A geography teacher is being investigated after using the N-word to demonstrate to pupils the pitfalls of pronouncing Niger, the West African country.
David Collins, who is also an assistant head, told the class of 13 and 14-year-olds that the country’s name should not be confused with the deeply offensive racial slur, which he spoke aloud.
He said Niger was pronounced ‘nee-zher’, which approximately rhymes with Pierre.
David Collins, who is also an assistant head, told the class of 13 and 14-year-olds at Chestnut Grove Academy in Balham, South-West London (pictured) that the country’s name should not be confused with the deeply offensive racial slur, which he spoke aloud
One pupil is said to have walked out of the lesson last week at Chestnut Grove Academy in Balham, South-West London, in disgust. Mr Collins, described as highly regarded and conscientious, later apologised to the class.
But the matter then escalated as teachers, parents and other students complained, with some apparently not realising the context in which the word was used.
‘During a lesson later the same day the children were handed complaint forms and told to write down comments if they were unhappy with Mr Collins’s behaviour,’ said a school source.
In a letter to parents, headteacher Christian Kingsley admitted that ‘a member of staff used racist language in a Year 9 lesson’ and promised to ‘robustly’ investigate the matter, adding: ‘The language was not directed at a student. However, we understand that students and their families have, justifiably, taken great offence to this and that there was no reason for the term being used.’
It is particularly embarrassing for the school because it prides itself on diversity and a ‘decolonised curriculum’ that highlights the effects of British imperialism.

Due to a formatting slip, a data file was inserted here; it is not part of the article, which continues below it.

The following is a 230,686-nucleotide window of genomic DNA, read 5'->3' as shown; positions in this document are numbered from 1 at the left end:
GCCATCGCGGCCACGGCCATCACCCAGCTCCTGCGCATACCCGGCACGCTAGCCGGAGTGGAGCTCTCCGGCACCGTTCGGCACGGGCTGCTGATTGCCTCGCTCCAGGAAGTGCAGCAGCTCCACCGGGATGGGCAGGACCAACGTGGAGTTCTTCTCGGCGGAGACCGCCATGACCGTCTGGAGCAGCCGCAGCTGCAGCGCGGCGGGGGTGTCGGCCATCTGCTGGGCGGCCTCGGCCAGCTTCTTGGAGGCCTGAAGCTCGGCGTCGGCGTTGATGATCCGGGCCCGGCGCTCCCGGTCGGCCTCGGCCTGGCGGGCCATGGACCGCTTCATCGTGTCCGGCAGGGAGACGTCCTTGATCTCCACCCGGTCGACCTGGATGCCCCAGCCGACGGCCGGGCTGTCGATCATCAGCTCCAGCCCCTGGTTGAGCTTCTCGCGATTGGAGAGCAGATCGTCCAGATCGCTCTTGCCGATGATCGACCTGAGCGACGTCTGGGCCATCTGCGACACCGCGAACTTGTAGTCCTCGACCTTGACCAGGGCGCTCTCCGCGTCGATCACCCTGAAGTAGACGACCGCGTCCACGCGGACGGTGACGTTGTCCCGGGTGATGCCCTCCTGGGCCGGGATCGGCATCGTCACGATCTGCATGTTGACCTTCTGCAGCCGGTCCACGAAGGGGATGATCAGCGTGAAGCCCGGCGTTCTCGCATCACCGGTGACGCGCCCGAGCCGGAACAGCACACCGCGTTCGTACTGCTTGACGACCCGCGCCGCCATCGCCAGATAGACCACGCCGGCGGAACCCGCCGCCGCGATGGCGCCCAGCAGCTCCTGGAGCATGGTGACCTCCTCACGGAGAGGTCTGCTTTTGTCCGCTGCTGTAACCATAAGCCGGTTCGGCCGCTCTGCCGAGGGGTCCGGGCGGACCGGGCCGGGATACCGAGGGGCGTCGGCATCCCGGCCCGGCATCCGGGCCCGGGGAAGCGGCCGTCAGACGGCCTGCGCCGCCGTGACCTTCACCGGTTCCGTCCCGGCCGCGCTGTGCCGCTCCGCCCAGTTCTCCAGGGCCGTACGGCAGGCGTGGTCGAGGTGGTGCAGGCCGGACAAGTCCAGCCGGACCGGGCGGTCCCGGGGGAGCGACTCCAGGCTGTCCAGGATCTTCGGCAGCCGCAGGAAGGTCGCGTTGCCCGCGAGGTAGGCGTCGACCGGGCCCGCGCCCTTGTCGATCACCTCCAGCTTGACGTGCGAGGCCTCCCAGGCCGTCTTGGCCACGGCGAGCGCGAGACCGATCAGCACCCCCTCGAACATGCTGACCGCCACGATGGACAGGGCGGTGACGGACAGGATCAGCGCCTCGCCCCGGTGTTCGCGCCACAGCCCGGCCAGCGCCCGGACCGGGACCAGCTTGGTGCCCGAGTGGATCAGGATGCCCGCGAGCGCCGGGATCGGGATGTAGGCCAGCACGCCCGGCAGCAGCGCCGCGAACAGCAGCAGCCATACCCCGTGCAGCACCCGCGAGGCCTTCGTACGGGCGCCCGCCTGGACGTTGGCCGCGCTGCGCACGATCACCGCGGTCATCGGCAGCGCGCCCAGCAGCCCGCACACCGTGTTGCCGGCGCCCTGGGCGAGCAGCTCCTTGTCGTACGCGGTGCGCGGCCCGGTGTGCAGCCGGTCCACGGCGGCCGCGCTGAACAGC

Mr Kingsley said in the letter: ‘We understand that racism is systemic and that, like all institutions, we are far from immune to it. However, we do not want this incident to detract from the efforts we have been making to provide a decolonised curriculum and to reflect upon and improve our policies and practices in relation to equality.’
One pupil is said to have walked out of the lesson last week in disgust and Mr Collins, described as highly regarded and conscientious, later apologised to the class. Picture: Stock
He added: ‘We know you value our work in these areas and, whilst this shows a genuine commitment to equalities education, we appreciate that this does not mean that we will not, as a school, make mistakes or that we do not have a lot of work to do, only that we are committed to improving.’
It is understood Mr Collins pointed out the correct way to pronounce Niger – and how not to say it – as he assigned different African nations to small groups of pupils to study. A source said: ‘What he said clearly wasn’t meant in an offensive way or used in an offensive way or context. He was just trying to ensure nobody made a mistake that could be offensive.’
Last year the BBC’s former director general, Tony Hall, was forced to apologise after the N-word was used in a TV news broadcast, which repeated the language allegedly shouted during an attack on a young black man in Bristol.
It is not clear if Mr Collins now faces disciplinary action or what form it might take. Mr Kingsley told parents the school was taking the ‘matter extremely seriously’, adding: ‘We place great emphasis on the importance of valuing every member of our school community regardless of their background. Every member of our community needs be valued, respected and treated fairly.
Last year the BBC’s former director general, Tony Hall (pictured), was forced to apologise after the N-word was used in a TV news broadcast
‘You place a great deal of trust in us and I am saddened that on this occasion we have fallen short of our own and your expectations. For that, we are sincerely sorry.’
The school has invited families to ‘an anti-racism forum’ to discuss ‘concerns and suggestions’.
Mr Kingsley said in a statement yesterday: ‘Chestnut Grove is an inclusive school, and we know that families appreciate our genuine commitment to equalities education. An incident happened this week in which a member of staff used racist language in a lesson in a way that we consider was both inappropriate and out of character.
‘While this language was not directed at a student, the term being used in any context has understandably caused great offence within our community. We apologised to students and families and are investigating through our staff disciplinary policy.’